Sam Smith’s new album proves it’s okay to be vulnerable

Sam Smith’s new album proves it’s okay to be vulnerable

When I was younger, the music I listened to consisted of optimistic, happy tunes.

As I have matured and grown, so has my music taste. I find myself incessantly listening to more despairing music—not the slow kind, but instead, the upbeat, fast-paced music with the secret message that truly reveals how sad and despondent the artist is.

I blame most of the fact that I enjoy sad music on Sam Smith. Their album, Love Goes, appeals perfectly to my taste in music—as have all of their past albums.

This album heavily reminded me of their last album, The Thrill of It All which Smith released in 2018. While I still listen to my record of their previous album, I find myself rather wanting to come back to their newest album. 

Their album, consisting of seventeen songs, six being previously released singles, is a perfect representation of loneliness and pure sadness. While nobody enjoys these plain, sorrowful feelings, Smith makes their best effort at the album being relatable to their listeners. After listening to all of the songs, it is obvious I have become partial to some.

In the song “To Die For,” a small voice welcomes the listener and gives a quick glimpse of what the song, and the whole album, will be about.

“It is if everyone dies alone. Does that scare you?”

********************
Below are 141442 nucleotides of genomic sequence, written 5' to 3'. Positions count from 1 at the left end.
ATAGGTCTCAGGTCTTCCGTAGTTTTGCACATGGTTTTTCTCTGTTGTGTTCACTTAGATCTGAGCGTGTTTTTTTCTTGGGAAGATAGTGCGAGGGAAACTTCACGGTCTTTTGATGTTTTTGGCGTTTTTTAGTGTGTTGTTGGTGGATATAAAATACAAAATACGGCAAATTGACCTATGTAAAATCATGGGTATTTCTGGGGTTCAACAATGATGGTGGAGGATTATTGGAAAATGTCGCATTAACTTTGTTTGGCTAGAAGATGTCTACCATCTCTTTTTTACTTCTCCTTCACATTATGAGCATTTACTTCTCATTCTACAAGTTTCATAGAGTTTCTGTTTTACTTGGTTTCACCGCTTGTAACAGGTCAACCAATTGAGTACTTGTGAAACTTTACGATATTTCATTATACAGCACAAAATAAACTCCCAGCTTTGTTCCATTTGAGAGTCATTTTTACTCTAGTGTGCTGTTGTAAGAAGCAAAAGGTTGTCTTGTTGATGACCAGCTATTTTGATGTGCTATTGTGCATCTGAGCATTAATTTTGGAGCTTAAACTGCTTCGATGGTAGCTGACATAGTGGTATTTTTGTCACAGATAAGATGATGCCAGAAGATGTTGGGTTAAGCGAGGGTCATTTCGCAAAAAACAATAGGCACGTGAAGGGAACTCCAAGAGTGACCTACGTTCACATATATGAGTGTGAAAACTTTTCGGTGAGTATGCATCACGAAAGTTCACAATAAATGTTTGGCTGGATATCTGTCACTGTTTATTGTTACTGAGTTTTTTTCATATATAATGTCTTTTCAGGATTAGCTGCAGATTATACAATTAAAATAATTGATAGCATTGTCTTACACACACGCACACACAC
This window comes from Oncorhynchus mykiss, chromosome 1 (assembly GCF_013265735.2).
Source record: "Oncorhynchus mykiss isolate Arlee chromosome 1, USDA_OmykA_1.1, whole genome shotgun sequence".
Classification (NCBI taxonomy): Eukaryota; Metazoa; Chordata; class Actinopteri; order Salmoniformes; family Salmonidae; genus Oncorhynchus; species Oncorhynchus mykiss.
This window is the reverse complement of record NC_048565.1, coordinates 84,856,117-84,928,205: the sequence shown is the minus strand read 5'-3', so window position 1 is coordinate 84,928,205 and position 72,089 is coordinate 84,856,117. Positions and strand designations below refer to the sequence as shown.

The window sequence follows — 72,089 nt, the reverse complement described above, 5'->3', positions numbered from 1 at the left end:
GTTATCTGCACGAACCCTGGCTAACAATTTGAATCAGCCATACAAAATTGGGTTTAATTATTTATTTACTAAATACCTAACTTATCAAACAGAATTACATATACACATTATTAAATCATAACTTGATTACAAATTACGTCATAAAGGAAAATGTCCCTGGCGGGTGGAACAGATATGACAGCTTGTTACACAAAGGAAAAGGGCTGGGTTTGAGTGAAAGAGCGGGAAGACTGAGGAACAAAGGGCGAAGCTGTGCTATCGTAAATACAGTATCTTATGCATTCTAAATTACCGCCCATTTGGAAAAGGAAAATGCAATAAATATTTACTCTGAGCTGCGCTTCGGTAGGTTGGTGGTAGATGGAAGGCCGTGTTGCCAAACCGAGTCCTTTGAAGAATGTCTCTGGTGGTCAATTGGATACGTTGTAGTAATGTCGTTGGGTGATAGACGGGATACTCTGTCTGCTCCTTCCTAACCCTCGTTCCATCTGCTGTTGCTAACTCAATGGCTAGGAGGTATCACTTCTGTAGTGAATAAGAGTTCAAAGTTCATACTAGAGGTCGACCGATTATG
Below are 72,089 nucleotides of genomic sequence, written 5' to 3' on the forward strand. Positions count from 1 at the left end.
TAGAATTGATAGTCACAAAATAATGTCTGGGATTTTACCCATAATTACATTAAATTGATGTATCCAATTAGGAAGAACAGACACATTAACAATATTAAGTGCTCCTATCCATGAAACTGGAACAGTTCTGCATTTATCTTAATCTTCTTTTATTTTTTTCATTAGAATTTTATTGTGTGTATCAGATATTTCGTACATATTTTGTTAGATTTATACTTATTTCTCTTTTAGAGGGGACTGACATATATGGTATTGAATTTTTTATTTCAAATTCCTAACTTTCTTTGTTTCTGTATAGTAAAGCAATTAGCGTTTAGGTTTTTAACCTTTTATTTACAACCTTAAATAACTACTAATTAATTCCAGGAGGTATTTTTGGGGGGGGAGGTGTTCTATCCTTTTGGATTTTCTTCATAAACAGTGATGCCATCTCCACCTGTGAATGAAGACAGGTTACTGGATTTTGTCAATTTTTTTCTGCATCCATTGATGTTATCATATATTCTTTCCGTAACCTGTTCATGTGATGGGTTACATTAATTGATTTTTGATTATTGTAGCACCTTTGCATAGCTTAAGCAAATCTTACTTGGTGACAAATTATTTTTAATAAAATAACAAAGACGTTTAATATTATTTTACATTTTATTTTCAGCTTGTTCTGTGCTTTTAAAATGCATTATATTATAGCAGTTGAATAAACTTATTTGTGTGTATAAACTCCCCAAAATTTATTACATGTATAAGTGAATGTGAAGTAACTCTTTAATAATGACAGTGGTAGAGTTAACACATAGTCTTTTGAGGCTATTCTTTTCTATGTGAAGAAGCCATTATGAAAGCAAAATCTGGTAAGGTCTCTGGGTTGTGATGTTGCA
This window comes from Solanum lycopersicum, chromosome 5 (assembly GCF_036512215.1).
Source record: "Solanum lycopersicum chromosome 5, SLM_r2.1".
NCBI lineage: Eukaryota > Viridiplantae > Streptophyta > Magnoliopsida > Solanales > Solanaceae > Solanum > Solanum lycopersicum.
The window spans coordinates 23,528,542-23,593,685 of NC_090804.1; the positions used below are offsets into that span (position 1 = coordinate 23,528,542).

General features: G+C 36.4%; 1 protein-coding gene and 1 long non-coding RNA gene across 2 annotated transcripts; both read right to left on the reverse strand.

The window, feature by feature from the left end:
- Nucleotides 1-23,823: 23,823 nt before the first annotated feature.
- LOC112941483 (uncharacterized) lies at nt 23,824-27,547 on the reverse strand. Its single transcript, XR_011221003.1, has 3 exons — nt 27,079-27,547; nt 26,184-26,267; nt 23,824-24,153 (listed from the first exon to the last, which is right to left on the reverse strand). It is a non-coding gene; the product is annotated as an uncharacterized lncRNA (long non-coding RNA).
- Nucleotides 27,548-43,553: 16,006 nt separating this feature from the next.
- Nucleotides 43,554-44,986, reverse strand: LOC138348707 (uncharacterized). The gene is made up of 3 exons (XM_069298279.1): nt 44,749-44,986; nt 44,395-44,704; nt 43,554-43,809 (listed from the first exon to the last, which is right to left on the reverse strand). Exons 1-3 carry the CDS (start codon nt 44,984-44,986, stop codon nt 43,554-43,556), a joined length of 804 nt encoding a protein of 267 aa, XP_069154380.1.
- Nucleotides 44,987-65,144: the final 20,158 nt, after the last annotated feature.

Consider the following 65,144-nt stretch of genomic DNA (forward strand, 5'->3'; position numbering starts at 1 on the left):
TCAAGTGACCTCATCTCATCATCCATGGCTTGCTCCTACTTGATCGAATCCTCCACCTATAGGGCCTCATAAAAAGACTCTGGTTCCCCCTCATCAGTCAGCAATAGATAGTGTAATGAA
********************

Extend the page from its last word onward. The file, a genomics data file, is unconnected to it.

“I don’t want to die alone.”

These few simple sentences set the tone for the rest of the song, as Smith continues to sing about how they simply want someone to love; someone “to die for.”

The music video for “To Die For” begins with a woman walking up and embracing her significant other while a salon head, supposedly embodying Smith, sorrowfully watches copious couples and sings these lyrics with monotone expressions.

While the overall representation and tone of this album are despairing, Smith collaborates with many popular artists such as Burna Boy, Demi Lovato, Normani, Calvin Harris, and Labrinth. 

The opening song, “Love Goes,” is a collaboration between Smith and Labrinth. It begins with a soft piano melody and then adds in the bass—one of Labrinths strong suits—and continues along the path of adding more bass drops, while continuing with the soft piano in the background.

The music stays constantly upbeat and happy-sounding, but when the listener takes a deeper look, it is evident Smith is trying to show how lonely they are feeling. 

After the sadness of the past songs, Smith ends the album on a high note with my personal favorite: “I’m Ready.” This song is a collaboration with Demi Lovato. Smith sings about how they have overcome their sadness, and how they are ready to find the one.

The song continues to keep the cheerful tone, but it is noticeable how much more confident Smith sounds in this song. They use their whole voice, truly singing from their heart, and giving hope to listeners that they can be ready, too. 

The song continues to keep the cheerful tone, but it is noticeable how much more confident Smith sounds in this song.”

While the song may be somewhat repetitive, it becomes a good kind of repetitive. Switching from Smith’s low, full voice to Lovato’s higher, confident voice. Both artists sing the chorus and then switch to singing “I’m ready for someone to love me.” 

Smith has never failed to produce touching music with strong messages. They always manage to incorporate the important sense of belonging, almost giving the listeners a sense of not feeling alone. 

In Love Goes, Smith seemed ready to leave the listeners with hope, and reassurance that their feelings are valid, but only temporary.